they spend from Sunday visits to constant care for family or hired professionals.

When it comes to Alzheimer’s, all bets are off. You are not often recognized for yourself. Hitting, endless paranoid pacing, constant distraction, inability to  voice thoughts coherently . . .it is exhausting. But it is also a means to give back, to make amends, to relish the moments you have because they may not be long.

That old man now must also contend with a son who believes his mother has every right to choose not to medicate, even though all who are part of her life are negatively affected by that choice. The son refuses to listen to his own children who have enough detachment to see the situation more clearly.

When the Father is overwhelmed, the son brings her, 600 miles away, to his home
where she sits alone, hour after hour, or wanders off with the dog, lost, unaware of where she is or why others are yelling at her to get off the street. It’s not care, not a solution, it’s an ill-chosen stop-gap measure that could hurt or kill her.

We need to be aware of the long-term effects of the decisions we make for our loved ones or those under our care. Sometimes the right solution is personal care by the family, sometimes it’s professional care within the home, but assisted living or skilled nursing homes may be the best options too.  Money is, of course, a vital component in decision-making, as is insurance coverage, and what the impact will mentally have for the person being cared for.

And the words they turn ’round and ’round

Just when I thought they were gone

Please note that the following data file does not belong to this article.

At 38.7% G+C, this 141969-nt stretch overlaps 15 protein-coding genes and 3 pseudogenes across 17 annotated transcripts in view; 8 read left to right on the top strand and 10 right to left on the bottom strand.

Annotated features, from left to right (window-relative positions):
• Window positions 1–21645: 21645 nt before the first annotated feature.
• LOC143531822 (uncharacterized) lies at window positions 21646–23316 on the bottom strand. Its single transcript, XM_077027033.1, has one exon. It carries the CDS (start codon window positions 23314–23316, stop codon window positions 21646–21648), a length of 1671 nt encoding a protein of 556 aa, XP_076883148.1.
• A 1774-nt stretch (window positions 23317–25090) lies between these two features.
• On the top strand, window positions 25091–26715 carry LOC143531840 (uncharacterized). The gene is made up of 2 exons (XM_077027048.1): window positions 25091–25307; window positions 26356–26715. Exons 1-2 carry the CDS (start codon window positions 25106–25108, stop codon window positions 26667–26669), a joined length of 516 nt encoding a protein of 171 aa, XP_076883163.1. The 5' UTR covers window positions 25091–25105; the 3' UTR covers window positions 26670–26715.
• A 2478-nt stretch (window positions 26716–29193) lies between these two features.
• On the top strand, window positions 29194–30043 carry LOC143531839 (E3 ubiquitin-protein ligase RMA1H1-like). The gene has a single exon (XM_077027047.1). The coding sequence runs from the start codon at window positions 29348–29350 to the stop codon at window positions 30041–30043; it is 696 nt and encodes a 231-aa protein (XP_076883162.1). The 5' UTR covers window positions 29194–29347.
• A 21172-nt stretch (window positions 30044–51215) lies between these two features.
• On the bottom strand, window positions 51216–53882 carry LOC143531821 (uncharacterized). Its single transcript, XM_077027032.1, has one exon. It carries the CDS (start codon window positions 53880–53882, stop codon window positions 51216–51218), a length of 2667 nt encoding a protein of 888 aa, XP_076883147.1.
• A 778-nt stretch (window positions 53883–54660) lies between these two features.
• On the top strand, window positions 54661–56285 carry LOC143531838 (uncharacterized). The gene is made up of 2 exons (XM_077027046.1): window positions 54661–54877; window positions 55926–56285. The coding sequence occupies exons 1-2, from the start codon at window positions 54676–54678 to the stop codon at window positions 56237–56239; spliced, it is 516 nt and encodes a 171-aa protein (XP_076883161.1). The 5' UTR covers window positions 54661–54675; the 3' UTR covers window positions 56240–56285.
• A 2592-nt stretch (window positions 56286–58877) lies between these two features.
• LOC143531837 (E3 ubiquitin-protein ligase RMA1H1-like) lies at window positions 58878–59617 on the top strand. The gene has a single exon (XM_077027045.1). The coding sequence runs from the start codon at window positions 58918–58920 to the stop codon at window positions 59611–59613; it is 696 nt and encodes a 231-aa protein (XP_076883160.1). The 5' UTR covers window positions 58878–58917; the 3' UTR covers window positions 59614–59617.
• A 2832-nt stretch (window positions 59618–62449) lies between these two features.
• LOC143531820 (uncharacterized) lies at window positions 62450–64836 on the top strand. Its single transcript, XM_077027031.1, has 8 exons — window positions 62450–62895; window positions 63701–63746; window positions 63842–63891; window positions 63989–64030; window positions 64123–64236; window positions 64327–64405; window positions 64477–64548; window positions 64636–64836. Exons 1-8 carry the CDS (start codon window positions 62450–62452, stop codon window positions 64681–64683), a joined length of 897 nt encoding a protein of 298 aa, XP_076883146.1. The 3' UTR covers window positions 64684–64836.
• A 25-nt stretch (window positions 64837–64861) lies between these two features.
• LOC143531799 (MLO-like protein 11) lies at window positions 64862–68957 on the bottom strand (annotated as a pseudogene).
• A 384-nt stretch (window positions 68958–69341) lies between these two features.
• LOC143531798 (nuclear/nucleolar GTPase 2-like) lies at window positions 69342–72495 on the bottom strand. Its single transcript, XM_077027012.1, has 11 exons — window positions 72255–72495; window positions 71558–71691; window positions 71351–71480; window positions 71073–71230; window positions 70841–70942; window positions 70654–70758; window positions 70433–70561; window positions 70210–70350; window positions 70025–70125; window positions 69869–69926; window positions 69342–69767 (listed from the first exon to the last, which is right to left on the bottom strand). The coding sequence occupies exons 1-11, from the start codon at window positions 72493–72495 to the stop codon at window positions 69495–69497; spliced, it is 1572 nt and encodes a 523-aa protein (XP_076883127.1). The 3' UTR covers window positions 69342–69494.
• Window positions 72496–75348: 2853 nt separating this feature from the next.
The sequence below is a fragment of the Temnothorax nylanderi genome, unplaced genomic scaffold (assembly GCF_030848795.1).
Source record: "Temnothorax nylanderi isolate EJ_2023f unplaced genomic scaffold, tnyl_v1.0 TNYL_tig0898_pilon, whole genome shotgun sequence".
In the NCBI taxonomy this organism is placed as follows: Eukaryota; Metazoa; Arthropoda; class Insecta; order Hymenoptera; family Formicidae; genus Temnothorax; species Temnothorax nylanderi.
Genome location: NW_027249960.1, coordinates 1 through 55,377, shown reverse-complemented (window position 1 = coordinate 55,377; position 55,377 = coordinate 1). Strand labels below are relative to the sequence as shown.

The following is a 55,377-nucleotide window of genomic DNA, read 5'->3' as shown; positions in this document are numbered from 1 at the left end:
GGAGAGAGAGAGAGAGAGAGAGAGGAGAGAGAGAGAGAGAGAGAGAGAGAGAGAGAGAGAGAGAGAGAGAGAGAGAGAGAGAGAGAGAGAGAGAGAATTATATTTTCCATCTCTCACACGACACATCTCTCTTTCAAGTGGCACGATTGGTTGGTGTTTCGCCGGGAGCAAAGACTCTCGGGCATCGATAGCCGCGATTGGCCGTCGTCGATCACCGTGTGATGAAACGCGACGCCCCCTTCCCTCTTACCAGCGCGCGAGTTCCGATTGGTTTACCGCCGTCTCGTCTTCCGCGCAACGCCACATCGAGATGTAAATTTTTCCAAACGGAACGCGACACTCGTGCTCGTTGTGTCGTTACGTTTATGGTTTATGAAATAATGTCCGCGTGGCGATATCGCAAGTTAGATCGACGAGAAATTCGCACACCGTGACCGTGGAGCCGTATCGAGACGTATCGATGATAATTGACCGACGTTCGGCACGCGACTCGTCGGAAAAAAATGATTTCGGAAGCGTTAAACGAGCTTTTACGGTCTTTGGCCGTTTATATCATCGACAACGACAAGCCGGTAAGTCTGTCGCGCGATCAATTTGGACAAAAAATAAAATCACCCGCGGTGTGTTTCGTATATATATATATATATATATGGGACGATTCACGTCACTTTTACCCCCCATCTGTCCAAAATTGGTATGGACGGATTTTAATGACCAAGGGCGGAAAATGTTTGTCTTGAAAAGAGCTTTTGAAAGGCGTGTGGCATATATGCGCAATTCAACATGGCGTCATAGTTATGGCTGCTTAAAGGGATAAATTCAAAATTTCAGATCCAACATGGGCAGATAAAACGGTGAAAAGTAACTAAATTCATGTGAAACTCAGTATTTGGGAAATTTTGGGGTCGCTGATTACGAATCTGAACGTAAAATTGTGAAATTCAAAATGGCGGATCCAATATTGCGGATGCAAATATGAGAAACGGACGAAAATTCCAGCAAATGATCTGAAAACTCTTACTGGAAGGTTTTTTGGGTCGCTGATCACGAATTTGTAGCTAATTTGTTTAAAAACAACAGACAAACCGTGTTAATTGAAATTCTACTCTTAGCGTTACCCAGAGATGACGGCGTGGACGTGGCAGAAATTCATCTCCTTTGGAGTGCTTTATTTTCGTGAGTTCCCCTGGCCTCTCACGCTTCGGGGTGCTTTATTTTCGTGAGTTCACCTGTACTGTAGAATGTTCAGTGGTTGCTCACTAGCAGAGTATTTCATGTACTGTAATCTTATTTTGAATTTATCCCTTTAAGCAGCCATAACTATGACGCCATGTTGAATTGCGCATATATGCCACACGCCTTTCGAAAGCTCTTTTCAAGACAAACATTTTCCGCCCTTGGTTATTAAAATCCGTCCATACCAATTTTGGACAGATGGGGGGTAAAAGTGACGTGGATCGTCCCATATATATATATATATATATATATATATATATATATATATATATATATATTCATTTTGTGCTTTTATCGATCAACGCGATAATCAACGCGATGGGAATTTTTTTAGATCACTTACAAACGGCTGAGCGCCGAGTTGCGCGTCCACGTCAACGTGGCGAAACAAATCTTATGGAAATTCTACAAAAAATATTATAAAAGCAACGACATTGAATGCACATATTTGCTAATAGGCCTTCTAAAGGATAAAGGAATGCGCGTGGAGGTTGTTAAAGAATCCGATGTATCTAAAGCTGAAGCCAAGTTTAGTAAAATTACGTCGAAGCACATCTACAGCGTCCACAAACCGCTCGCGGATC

(dirty, nasty things)
those little voices returned
like five year olds-
taunting their teacher
incessantly nagging in high
whiney voices,
to shatter any semblance
of peace and calm

Crushing new-found confidence
they tread on faltering egos
destroying all feelings
of worth, of respect
for myself.

Leaving the senses reeling,
Swaying on unsteady feet,
teetering at the brink
of an endless abyss
half-wishing to fall.

Those chattering images
of visions long stored
in deep recesses of the mind
negate a return to sanity.

Hopelessly forcing a surrender
through clenched teeth
to my defeat –
destroyed by voices of the past.

(I wrote this in 1981.  What sickens me is that so much is still the same.
But it is real, it is truth. Perhaps it deserves its day in the sun.
I was clearly Bipolar even then. As the days go by, I see the mask of
pain I wore, wear, still dragging at me – but now it makes me
nauseous to read, hopeful to grow, wanting more, so much more
than the banality of depression, starting to evolve – at 60 no less.)